In what can be considered a side-show of the Long March, in the battle of Ningxia, the 4Th Army led by Zhang Guotao, a rival for party control, was send into what was to be the Battle for Ningxia. The taking of Ningxia was planned to bring contacts with the Soviet Union, and enable resupply of the downtrodden and fragile Chinese Communist Armies. However, the battle was soon aborted, however due to curious defaults in communications with the 4Th Army, it was never notified of the cancellation of the Battle Plan. Thus the 4Th Army marched westward on a lesser know section of Long March. The pathway up the Hexi Corridor into hostile Muslim Dominated Area's was a death march through a moonlike landscape, under tormenting climatic conditions and continuous assualts by local warlord troops. The 4Th army was nearly completey annihilated in a final battle at Gaotai west of Zhangye, leaving not more than 4000 ultimate survivors who went through the worst humilations and hardships.
Many of the 4Th Army Memorial Sites are very worthwhile, but unfortunatly located in remote and barren places. Yonchang, sishi li village 40 miles east of Yongchang - and at Wuwei, at Gaotai near Zhangye and Liyuan Kou - site of a high pass into the Qilian Shan Mt Range and scene of the final battle and retreat, all inside the impressive Hexi Corridor.
and environment, the barren and dry lands of the Gansu Loes Plateux, full of dust, lacking in water and food, and with hardly any trees in sight. It was a tough place to live and after the armies were done marching through their path had been turned into a moonscape stripped of its few trees for firewood, and with all edibles and provisions used and gone.
A Full and complete Map of China (PRC) identifying all Language Areas big and small in all Provinces and Autonomous Regions of China.
Map includes Turkic Languages (Uygur, Kazakh, Kirghiz, Salar & Uzbek), Mongolian Language and Sub-Divisions (Mongol, Tu, Daur and Dongxian), Tungusic Peoples (Oroqen, Evenki and Xibe) and Languages, Korean, Tajik (Tadzhik), Mon-Khmer (Kawa + Puman (or Pulang)), Hui, Uygur (Uighur), Tibeto-Bhurman Languages, Tai and Miao, Yao and She' Language Area's and Borders. Main Area's and sub-divisions of Han Languages (Northern Mandarin, Eastern Mandarin, South-Western Mandarin and Cantonese) further included. This color-coded ethno-linguistic Map (of 1967 AD) identifies at a glance most ethnic minority regions in China
Map China Ethno-Linguistic / Language Distribution China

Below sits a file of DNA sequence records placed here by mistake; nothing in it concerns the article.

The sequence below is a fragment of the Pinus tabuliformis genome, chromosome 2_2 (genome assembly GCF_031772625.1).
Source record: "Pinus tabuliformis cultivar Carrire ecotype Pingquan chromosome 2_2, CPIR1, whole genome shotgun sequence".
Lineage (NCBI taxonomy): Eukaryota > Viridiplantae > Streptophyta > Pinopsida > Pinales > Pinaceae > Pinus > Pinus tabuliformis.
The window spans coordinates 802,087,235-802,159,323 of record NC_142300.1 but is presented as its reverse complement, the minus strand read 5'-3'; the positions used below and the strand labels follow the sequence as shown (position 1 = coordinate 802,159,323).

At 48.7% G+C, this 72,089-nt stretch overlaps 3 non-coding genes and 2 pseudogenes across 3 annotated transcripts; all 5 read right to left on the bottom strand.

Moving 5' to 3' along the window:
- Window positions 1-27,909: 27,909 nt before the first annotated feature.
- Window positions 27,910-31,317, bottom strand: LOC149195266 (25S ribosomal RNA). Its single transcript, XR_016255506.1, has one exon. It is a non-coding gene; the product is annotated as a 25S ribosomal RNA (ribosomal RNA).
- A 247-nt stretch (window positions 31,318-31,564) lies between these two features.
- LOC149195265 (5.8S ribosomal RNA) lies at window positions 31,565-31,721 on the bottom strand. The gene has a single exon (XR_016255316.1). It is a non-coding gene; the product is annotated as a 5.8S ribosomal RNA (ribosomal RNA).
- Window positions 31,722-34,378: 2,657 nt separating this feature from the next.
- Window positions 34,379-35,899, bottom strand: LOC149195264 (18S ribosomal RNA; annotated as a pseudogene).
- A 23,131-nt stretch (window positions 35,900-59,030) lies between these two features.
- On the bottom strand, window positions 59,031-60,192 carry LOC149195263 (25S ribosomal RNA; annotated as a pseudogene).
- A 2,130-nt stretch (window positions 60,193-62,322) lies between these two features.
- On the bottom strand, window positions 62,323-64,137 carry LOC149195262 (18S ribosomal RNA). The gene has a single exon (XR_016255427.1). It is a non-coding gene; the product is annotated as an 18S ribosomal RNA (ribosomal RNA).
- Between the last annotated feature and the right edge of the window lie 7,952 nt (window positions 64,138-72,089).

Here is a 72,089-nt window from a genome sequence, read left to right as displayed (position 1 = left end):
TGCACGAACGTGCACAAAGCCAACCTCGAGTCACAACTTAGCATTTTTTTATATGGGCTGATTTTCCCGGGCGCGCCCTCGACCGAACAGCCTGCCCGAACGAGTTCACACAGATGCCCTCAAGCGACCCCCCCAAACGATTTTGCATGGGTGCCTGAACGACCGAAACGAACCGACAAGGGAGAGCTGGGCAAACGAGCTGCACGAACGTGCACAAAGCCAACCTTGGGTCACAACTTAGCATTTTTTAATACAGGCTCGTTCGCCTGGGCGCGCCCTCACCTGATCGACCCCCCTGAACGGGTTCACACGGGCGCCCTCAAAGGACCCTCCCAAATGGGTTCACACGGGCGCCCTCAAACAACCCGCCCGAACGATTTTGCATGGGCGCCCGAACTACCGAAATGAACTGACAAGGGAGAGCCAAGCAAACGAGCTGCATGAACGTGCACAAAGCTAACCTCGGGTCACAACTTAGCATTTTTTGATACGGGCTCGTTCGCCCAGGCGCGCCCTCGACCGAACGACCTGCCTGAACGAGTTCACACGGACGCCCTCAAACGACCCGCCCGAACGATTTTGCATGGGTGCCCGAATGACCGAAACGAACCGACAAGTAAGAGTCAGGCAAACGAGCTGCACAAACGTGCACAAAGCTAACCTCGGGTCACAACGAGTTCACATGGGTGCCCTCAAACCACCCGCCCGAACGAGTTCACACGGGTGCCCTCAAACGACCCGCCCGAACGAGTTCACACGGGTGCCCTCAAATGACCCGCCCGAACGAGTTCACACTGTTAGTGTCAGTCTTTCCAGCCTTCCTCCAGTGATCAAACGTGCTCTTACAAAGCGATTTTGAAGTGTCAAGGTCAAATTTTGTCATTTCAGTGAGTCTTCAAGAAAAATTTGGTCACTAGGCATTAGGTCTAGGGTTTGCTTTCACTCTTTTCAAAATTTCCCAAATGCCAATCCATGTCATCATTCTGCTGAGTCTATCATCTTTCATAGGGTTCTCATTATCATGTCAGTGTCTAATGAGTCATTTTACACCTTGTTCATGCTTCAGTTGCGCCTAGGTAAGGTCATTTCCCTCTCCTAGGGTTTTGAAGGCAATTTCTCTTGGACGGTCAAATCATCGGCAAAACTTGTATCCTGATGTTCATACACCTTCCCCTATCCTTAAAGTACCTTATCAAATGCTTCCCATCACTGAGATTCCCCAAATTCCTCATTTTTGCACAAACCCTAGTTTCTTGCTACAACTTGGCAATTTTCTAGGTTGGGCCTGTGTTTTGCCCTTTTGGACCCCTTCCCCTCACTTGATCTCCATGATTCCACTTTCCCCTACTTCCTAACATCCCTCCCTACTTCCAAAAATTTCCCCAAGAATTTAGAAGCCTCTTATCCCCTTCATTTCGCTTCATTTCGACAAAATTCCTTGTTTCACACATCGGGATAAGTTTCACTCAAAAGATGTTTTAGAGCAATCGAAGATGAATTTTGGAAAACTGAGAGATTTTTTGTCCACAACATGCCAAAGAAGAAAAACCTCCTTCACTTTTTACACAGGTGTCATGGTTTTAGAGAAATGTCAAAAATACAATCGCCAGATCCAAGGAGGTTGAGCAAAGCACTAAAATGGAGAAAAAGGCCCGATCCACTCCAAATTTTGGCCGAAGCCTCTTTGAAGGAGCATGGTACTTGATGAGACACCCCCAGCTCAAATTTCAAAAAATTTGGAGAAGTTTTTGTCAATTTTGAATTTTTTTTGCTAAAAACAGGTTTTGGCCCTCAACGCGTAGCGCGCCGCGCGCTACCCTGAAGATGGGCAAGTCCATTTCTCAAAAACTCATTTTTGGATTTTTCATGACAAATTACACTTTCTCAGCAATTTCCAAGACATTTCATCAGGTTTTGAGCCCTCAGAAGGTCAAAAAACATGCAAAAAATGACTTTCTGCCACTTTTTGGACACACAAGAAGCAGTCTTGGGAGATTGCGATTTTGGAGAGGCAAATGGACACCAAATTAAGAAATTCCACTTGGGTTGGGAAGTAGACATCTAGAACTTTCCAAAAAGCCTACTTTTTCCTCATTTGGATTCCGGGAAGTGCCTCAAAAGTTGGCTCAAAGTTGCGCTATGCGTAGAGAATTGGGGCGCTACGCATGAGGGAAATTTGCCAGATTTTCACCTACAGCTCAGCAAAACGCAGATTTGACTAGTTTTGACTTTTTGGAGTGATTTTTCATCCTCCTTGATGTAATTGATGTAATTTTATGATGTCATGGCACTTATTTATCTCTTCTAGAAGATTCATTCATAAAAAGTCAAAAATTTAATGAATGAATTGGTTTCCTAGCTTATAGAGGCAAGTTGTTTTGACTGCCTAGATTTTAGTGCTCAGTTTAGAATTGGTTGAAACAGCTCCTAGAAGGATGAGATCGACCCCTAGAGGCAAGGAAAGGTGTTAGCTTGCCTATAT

The Capital of Gansu Province is the City of Lanzhou, since before recorded history a settlement on a convenient crossing point on the wild and often untamed Yellow River. Lanzhou Today is a foul aired industrial city of millions , a true capital of remarkable highrises with the 2.8 million population stacked and concentrated along the narrow river banks at the bottom of the Yellow River Gorge cut by the River in the Loess Plateaux that sets the main landscape and scenery here. Except for the everflowing Yellow River with its magnificent bridges and the Gansu Provincial Museum, Lanzhou City itself has few sights to offer and even fewer remaining historic landmarks. There is a Yuan Dynasty Era Temple and Dagoba on the Hilltop overlooking City and River, a modern day Mosque for the Hui Islamic Minority, the Qing DynastyWhite Cloud Temple and little else. A New Modern City Square has just emerged. In the surrounding and outlying area's of the Province there is plenty to see. The air quality is remarkably better as well.
Yellow River snaking through the Loess Plateux in North-Eastern Gansu Province.
Gansu during the Mongol Yuan Dynasty:
In the 13Th Century the large extenses of Gansu Provinnces Hexi corridor and the pathways of the Silk Road served as the conduit for Marco Polo to travel into China.
By the Time of the Qianlong Emperor of the Ching Dynasty the Shanxi Merchants and their various monopolies had made Shanxi Province the wealthiest province of the prospering nation, with more cash silver teals than the Imperial Coffers. Shanxi Businessmen controlled trading as far as Dunhuang in far Western Gansu Province, Xinjiang and well into area's now part of the Capital of the Republic of Mongolia. In the wake of their trade Chinese Han Culture, new technologies and Shanxi's Influence followed.
Gansu during The Peoples Republic of China:
In 2007 north-western Gansu saw the forcible relocation of hundreds of thousands of Tibetan herders.